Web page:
• (6)  Signing up for 20 hours of private Spanish lessons with a relatively new (2006) local language school — Spanish, English and Foreign Languages for America, Inc. (SEFLA).  The longer I’m here in Texas, the more I’m realizing I need additional practice with conversational Spanish and that taking a separate supplemental class — in addition to my two OLLU courses — would be helpful.  I found SEFLA online, did some research, and called and spoke with the director, Clara Pérez Peláez, on Thursday afternoon.  She invited me to come observe a 1½-hour class on Friday morning (This particular class is part of a special 4-week intensive course for military personnel).  So, yesterday I observed the class (this portion focused on reading — lectura) from 10:00-11:30 a.m. and I really liked it.  I liked the teacher (Elvia), her teaching style, and the written materials/texts used.  Afterwards, I took the written placement exam (40 multiple-choice questions) plus an oral exam administered by the director herself.  My score placed me at the advanced level (my problems were with the conditional and subjunctive verb tenses) and there were no group classes at this level being formed at the current time, so I was offered the more expensive, yet flexible, option of private lessons — which I accepted.  Even with the 10% discount I received, the cost is more than I wanted to spend.  But, it’s an investment in my professional development and I really need the lessons.  Someone will contact me once a teacher and time have been arranged (I put in a request for Elvia for Monday or Wednesday mornings so that I can keep the latter part of my week free).  It seems like I will be able to begin my lessons next week.  While at SEFLA, I purchased a copy of one of the paperback texts I saw being used in the classroom.  It’s called Streetwise Spanish: Speak and Understand Everyday Spanish (with Audio CD) by Mary McVey Gill and Brenda Wegmann and published by McGraw-Hill.

As you can see, I’ve had a busy few days.  I still have to do my reading homework for my class on Monday.

(Slightly Off Topic) — Congratulations to Spain’s top tennis player, Rafael Nadal.  On Monday, September 13th, Nadal won the U.S. Open, completing a rare career Grand Slam.  What an accomplishment!

School is now in session.  This is the first week of school for the local children; I’ve seen and heard several yellow school buses outside of my window.  Monday was also the start of the fall semester at Our Lady of the Lake University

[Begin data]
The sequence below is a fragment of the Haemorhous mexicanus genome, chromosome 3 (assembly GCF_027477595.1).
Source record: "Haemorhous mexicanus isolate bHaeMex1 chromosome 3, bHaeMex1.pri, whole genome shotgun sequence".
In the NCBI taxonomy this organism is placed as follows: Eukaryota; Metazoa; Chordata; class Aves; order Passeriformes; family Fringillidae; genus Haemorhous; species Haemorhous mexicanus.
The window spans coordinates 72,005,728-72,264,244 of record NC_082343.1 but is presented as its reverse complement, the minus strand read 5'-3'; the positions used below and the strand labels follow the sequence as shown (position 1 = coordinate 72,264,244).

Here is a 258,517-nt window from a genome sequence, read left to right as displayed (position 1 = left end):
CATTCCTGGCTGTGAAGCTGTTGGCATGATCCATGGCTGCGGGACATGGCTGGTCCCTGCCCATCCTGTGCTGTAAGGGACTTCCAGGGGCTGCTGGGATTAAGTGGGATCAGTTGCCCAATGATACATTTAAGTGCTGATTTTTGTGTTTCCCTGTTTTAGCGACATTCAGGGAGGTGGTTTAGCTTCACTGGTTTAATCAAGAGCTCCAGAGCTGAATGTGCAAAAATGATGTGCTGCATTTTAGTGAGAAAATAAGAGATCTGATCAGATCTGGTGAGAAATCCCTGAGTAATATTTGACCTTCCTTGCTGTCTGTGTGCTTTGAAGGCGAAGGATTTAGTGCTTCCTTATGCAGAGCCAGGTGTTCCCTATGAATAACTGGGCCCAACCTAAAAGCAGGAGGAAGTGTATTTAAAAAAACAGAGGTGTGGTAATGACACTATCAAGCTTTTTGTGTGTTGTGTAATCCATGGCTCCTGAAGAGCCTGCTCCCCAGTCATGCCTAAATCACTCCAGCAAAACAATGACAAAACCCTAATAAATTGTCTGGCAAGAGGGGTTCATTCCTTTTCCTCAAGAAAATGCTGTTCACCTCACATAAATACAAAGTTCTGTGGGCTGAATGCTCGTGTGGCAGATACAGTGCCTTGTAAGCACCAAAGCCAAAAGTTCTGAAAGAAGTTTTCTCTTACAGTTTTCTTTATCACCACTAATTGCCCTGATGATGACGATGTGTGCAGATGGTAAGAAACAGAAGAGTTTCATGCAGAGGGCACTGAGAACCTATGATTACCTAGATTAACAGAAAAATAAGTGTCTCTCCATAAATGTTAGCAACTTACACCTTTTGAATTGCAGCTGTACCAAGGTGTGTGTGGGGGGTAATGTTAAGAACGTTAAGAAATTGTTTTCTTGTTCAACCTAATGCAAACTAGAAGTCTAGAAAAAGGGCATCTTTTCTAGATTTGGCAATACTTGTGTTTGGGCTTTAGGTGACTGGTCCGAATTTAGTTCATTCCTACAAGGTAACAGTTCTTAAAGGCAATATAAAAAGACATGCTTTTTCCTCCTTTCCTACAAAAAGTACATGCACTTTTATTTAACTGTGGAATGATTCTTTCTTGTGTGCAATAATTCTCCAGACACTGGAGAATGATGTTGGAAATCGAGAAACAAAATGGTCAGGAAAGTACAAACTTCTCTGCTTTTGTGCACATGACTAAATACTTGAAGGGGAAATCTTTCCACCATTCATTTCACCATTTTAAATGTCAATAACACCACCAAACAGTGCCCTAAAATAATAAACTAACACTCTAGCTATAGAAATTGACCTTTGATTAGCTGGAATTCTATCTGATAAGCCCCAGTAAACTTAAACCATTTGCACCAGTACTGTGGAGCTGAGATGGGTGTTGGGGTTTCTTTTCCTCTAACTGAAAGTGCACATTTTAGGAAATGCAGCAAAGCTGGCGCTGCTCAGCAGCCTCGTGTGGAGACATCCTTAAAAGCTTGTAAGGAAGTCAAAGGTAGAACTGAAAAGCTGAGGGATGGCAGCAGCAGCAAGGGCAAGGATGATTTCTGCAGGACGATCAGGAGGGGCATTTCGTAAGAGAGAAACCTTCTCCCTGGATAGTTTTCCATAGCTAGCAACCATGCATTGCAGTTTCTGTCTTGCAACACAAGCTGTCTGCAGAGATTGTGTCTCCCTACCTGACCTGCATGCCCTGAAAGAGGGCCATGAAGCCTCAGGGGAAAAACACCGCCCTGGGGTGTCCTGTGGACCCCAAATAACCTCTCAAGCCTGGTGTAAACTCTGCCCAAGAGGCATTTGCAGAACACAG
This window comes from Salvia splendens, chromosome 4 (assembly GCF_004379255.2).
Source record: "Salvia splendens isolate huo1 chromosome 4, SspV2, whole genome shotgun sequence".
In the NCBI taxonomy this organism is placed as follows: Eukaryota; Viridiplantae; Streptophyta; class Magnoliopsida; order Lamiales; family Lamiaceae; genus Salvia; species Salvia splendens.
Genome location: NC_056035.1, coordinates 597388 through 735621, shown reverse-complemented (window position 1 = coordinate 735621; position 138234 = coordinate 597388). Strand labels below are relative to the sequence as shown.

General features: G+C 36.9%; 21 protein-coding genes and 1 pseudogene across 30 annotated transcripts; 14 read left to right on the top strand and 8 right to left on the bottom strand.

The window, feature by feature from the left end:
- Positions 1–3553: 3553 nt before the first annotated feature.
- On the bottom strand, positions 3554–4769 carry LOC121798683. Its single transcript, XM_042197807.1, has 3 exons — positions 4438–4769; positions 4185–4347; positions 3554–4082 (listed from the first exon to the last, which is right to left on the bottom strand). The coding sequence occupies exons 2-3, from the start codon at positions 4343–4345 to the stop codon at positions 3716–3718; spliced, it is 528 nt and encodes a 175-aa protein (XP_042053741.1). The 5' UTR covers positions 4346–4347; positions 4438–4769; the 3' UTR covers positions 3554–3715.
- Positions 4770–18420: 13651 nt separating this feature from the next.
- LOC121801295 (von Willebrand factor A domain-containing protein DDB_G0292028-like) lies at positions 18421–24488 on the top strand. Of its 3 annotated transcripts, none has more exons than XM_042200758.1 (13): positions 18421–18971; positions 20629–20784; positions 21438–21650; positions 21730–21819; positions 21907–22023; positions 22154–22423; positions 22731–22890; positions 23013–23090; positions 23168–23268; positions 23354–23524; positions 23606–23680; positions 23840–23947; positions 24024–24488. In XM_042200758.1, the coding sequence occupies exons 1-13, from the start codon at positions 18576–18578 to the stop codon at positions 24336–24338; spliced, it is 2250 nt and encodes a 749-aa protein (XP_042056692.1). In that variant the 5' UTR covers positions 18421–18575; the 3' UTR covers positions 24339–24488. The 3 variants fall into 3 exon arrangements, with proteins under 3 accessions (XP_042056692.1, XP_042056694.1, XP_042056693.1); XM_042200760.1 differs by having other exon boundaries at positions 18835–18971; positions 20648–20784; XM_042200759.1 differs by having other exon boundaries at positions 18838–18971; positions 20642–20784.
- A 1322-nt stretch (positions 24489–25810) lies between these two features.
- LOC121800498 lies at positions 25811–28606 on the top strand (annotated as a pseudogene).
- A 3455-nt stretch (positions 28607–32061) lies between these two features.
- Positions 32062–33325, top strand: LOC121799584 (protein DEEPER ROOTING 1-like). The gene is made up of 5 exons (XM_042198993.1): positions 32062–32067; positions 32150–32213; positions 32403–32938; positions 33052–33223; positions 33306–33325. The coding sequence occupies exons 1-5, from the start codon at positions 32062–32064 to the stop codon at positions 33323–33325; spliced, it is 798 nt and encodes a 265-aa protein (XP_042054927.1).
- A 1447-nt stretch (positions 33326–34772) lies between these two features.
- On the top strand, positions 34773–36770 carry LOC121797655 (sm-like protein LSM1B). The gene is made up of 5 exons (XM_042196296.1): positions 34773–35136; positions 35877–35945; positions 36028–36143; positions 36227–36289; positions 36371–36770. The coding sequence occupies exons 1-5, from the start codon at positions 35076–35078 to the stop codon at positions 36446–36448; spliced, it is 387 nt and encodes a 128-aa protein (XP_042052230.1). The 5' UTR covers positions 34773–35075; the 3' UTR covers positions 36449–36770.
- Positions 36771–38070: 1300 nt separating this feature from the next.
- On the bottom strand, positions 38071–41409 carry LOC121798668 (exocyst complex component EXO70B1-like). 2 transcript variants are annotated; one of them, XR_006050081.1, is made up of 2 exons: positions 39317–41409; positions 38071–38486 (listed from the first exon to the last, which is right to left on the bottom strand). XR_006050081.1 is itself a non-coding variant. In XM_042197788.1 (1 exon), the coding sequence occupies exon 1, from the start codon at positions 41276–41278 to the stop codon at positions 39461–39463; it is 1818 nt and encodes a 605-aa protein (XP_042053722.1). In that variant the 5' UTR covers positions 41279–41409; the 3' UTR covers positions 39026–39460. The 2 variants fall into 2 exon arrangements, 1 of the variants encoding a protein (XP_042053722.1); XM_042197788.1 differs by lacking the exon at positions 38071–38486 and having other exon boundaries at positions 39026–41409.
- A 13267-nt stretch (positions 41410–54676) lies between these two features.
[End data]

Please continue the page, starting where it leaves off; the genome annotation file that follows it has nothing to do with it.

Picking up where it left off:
I am auditing two graduate-level courses, (1) Language and Psychosocial Variables in Interviews and Assessments with Latinos (PSYC 8331) and (2) Practicum 1 (PSYC 8390) where I serve as an observer on the Spanish treatment team at OLLU’s Community Counseling Service.  My lecture class meets on Monday evenings from 6:00-8:45 p.m., and my clinic practicum meets on Tuesday afternoons from 1:00-5:00 p.m.  So, I’ve been to both classes already.  It looks like it will be an exciting semester.

My Language and Psychosocial Variables class has 12 students (including me), most of whom are Latino (not me; I’m African-American), and a very experienced Latina instructor/psychologist.  In this blog I will refer to her as Classroom Professor.  She provided an introduction to the course and background information on herself.  We were then asked to provide our own brief introductions in Spanish.  For example, I said, “Me llamo Sybil.  Soy psicologa…”  [There should be an accent mark over the first ‘o’ in ‘psicologa’, but I haven’t figured out how to insert these within the blog post.]  Classroom Professor then distributed and discussed the course syllabus.  An additional required textbook was listed.  It is Hispanics and the Future of America by the Committee on Transforming Our Common Destiny and the National Research Council and edited by Marta Tienda and Faith Mitchell (The National Academic Press, 2006).  I ordered the book from Amazon.com since their prices are often cheaper than those of bookstores.

This course has four student academic outcomes:

  • (1)  Increase awareness of the variables that impact service delivery. 
  • (2)  Explore methods and techniques for overcoming barriers to service delivery.
  • (3)  Increase ability to providing professional communication in Spanish.
  • (4)  Explore individual skills for conducting interviews, communicating technical information, and exploring assessment needs with Latino clients.

Although the class meets only once per week, there is plenty of work expected — assigned readings and discussions, interview role plays in Spanish, research paper and presentation, ongoing glossary and journal documenting awareness in personal/professional development, and a final exam.  The textbook readings are in English, but the class will be conducted primarily in Spanish and the oral and written assignments will be in Spanish.  The Instructor’s Manual is available online so I reviewed it prior to attending class in order to better understand the structure and goals of the course.  The challenge for me will be learning the technical terms that pertain to counseling.  I think I’m really going to like this class.